Monthly Update: October 2019
It’s time for our October update! It’s always busy here at Sans Vertigo, and I’m always left feeling that there aren’t enough hours in a day to get everything done.
The past couple weeks have seen some hot, dry days. In the coming spring/summer season I may need to pay special attention to weather conditions before sending out parcels containing live goods. The heat is much less forgiving than the mild winters we have in Australia on fish, shrimp, plants and insects. As a rule, I avoid sending out live goods if temperatures are forecasted to have highs above 33C for more than one day, and we are now brushing close to that. There are some select live items that cannot be shipped 29C and above.
We’re working on a few videos, but didn’t have as much time to flesh them out this month. This month’s featured video is from our “Best colour substrate for ____ Shrimp” series, focusing on black coloured neocaridina. I hope these continue to serve curious hobbyists well!
Fixing Fruit Fly Issues
A few months ago I decided to start sending our flightless fruit fly starter cultures with agar mixed into the medium after one failure where the postman had shaken the parcel hard enough to dislodge the normal lab medium, making a mess and killing the flies. I was hoping that the agar would set the medium solid as one piece to the bottom of the cups, avoiding this issue. It did work quite well for a bit…
… But then I started to run into issues. At first, only occasionally there were failures where the agar seemed to liquefy in the mail, drowning all the flies. Then in October, when the weather was warming up it became more often and in one instance an entire batch of cultures going to several different people had totally failed to stay solid! It was a very expensive mistake.
Thanks to Wendy for this photo of DoA.
The sudden rise in deaths on arrival was enough to learn which method to use. I’ve decided to go back to the old method of normal lab medium, but this time packing extra wood wool to keep the medium down should postmen get too rough. All the feedback received has been helpful to improving the way we ship fruit flies- so I would like to thank you all.
Charms are coming!
On my long list of things I wanted to do is hobby merchandise. It is something as a hobbyist I desire but have difficulty finding any with the appeal to younger generation fish and invertebrate keepers, like myself. I’m making shrimp charms for keyrings and phones, which I hope will be ready in time for the Christmas season. This will be new to me, so the first run will be small. The profits from these charms would be put back into making more merchandise and funding the “Freshwater Fish of The World” colouring card project. The card project is nearing completion, but the printing costs are very high for the 50 unique cards featured. We may end up printing, trimming and packing everything ourselves to start off.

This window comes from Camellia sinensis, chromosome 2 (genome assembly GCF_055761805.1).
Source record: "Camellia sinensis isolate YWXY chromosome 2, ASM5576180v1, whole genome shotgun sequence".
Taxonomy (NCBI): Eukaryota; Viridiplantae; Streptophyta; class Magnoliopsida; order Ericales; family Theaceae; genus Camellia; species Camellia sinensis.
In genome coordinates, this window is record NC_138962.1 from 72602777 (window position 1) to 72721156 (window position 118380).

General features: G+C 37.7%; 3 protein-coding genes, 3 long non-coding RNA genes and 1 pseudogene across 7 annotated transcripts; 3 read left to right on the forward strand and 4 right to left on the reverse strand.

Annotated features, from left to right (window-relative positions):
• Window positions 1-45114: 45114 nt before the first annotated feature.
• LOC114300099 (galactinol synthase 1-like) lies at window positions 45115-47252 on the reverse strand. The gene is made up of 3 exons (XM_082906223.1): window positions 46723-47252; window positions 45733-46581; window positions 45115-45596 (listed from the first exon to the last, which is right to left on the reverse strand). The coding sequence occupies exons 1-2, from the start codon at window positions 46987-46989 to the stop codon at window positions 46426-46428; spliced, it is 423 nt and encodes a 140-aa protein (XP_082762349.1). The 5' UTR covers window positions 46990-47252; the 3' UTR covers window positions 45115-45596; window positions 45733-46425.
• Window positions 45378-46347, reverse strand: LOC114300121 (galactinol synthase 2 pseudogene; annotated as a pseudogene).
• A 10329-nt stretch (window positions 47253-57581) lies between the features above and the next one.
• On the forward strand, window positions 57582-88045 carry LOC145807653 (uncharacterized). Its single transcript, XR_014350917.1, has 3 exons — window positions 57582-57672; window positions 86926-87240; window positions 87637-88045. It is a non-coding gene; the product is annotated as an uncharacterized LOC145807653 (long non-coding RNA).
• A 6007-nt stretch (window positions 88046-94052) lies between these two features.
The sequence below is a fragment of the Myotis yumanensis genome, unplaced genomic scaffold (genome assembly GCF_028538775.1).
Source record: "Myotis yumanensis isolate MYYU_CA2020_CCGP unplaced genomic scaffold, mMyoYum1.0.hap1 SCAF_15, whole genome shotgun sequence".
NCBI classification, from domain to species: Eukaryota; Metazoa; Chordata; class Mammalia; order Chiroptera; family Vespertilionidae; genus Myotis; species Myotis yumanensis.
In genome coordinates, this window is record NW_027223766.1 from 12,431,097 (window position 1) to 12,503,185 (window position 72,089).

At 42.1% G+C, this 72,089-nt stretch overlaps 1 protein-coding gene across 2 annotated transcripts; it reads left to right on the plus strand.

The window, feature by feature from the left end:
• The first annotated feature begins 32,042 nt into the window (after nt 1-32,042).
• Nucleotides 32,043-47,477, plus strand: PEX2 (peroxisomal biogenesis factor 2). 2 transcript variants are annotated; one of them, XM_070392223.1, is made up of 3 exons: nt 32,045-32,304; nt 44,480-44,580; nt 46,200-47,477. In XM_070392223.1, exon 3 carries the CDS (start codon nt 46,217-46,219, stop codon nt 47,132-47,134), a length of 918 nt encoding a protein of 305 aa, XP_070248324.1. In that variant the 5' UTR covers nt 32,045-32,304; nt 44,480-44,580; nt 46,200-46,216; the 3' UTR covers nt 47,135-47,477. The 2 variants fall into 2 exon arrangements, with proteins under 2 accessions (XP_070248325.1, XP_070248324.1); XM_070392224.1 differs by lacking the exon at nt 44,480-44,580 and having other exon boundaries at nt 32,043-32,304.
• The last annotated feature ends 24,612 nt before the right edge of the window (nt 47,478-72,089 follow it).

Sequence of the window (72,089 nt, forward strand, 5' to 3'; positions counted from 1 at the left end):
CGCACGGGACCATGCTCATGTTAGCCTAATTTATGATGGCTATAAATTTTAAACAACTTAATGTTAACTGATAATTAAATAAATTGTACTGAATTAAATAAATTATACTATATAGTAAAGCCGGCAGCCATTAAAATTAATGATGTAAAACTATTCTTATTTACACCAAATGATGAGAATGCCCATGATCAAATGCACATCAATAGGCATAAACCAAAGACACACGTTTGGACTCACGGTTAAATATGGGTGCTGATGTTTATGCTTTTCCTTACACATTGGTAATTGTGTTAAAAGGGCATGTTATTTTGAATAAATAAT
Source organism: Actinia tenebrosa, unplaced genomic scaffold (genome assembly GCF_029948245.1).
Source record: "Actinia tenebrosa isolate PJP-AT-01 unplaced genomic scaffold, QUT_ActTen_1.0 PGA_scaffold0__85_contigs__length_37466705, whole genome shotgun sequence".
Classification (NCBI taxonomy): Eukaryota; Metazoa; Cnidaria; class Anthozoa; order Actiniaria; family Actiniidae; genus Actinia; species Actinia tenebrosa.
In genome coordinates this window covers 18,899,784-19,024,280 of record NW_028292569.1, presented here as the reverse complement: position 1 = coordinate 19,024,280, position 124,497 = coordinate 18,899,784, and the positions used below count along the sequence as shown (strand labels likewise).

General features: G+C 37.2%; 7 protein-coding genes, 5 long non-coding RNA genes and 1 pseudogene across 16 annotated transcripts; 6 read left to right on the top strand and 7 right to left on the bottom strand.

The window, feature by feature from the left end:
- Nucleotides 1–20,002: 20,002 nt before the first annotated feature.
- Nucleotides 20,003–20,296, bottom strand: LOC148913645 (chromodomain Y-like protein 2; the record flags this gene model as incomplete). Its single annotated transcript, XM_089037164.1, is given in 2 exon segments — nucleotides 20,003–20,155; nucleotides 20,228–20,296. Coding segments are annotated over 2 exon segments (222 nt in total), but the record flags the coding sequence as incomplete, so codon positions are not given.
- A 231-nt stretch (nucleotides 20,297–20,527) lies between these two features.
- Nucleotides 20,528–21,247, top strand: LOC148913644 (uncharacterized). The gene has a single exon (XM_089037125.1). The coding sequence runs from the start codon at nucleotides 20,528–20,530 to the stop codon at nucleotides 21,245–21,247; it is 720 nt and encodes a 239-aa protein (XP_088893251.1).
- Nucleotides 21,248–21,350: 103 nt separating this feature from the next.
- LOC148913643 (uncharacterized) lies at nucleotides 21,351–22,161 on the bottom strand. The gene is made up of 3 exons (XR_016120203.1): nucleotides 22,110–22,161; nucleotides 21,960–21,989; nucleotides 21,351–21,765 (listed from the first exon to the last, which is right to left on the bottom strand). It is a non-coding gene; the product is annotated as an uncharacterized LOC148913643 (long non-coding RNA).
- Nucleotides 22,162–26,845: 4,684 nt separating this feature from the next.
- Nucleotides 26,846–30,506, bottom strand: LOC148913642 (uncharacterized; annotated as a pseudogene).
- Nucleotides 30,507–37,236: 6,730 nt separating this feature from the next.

Here’s a little sneak peak of things to come!
Mock ups of our first set of designs!
Testing out compatibility of the ink and paper with different colouring tools.
The Waiting Game
Any long time readers might recall that at the beginning of this year I had bred my False Garden Mantises and kept their ootheca (eggs). These eggs seemingly had gone into diapause, ceasing development over the cool winter. Now it is warming up and I’m checking on the ootheca every day for the emergence of young mantids. There’s a part of me that worries that none of the ootheca laid by my mantis will result in any young. I gave my mantises a chance to mate multiple times before old age took them, so I hope that the efforts didn’t go wasted. I’m hearing of many people around me having their ootheca hatch unexpectedly this month. So for now, I keep them under artificial heat should it become cool in our room and anxiously wait.
On a little side note our living resident mantises seemed to go on a little developmental break over winter too. It has been several months since any of our mantises moulted. My oldest male has been a subadult for over 6 months now! He is over a year old and still not get an adult, he’s expected to be a bit long lived for a male mantis at this rate.
With Christmas and the end of the year looming upon us, I feel the pressure to get so much more done before the year is up. But there are many things I can’t rush no matter what- there’s not much I can do about forcing an animal or plant to grow faster than it already can!
~ Jennifer Mai